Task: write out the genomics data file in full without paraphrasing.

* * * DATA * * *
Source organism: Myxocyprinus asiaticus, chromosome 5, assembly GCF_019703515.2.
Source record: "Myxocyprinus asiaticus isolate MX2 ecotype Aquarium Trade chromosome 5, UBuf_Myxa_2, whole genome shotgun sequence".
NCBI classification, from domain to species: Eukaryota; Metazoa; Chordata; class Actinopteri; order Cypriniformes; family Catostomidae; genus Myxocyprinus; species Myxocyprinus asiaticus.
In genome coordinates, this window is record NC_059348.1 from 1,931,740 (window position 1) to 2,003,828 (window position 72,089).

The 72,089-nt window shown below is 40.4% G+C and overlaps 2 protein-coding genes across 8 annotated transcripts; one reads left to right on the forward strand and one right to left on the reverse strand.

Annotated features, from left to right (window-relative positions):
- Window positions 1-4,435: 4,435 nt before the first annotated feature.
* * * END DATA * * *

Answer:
Source organism: Myxocyprinus asiaticus, chromosome 5, assembly GCF_019703515.2.
Source record: "Myxocyprinus asiaticus isolate MX2 ecotype Aquarium Trade chromosome 5, UBuf_Myxa_2, whole genome shotgun sequence".
NCBI classification, from domain to species: Eukaryota; Metazoa; Chordata; class Actinopteri; order Cypriniformes; family Catostomidae; genus Myxocyprinus; species Myxocyprinus asiaticus.
In genome coordinates, this window is record NC_059348.1 from 1,931,740 (window position 1) to 2,003,828 (window position 72,089).

The 72,089-nt window shown below is 40.4% G+C and overlaps 2 protein-coding genes across 8 annotated transcripts; one reads left to right on the forward strand and one right to left on the reverse strand.

Annotated features, from left to right (window-relative positions):
- Window positions 1-4,435: 4,435 nt before the first annotated feature.